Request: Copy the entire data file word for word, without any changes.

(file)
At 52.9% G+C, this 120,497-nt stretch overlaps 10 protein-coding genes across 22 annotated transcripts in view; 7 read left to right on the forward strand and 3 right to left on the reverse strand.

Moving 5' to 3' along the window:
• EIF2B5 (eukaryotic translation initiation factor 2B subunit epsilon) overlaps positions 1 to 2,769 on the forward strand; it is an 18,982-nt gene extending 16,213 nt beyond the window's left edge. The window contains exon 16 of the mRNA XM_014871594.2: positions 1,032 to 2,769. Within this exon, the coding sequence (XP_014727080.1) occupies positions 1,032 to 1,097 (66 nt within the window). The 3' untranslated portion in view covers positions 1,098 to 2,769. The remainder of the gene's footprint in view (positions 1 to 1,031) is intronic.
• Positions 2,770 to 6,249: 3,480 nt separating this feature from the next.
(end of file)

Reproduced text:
At 52.9% G+C, this 120,497-nt stretch overlaps 10 protein-coding genes across 22 annotated transcripts in view; 7 read left to right on the forward strand and 3 right to left on the reverse strand.

Moving 5' to 3' along the window:
• EIF2B5 (eukaryotic translation initiation factor 2B subunit epsilon) overlaps positions 1 to 2,769 on the forward strand; it is an 18,982-nt gene extending 16,213 nt beyond the window's left edge. The window contains exon 16 of the mRNA XM_014871594.2: positions 1,032 to 2,769. Within this exon, the coding sequence (XP_014727080.1) occupies positions 1,032 to 1,097 (66 nt within the window). The 3' untranslated portion in view covers positions 1,098 to 2,769. The remainder of the gene's footprint in view (positions 1 to 1,031) is intronic.
• Positions 2,770 to 6,249: 3,480 nt separating this feature from the next.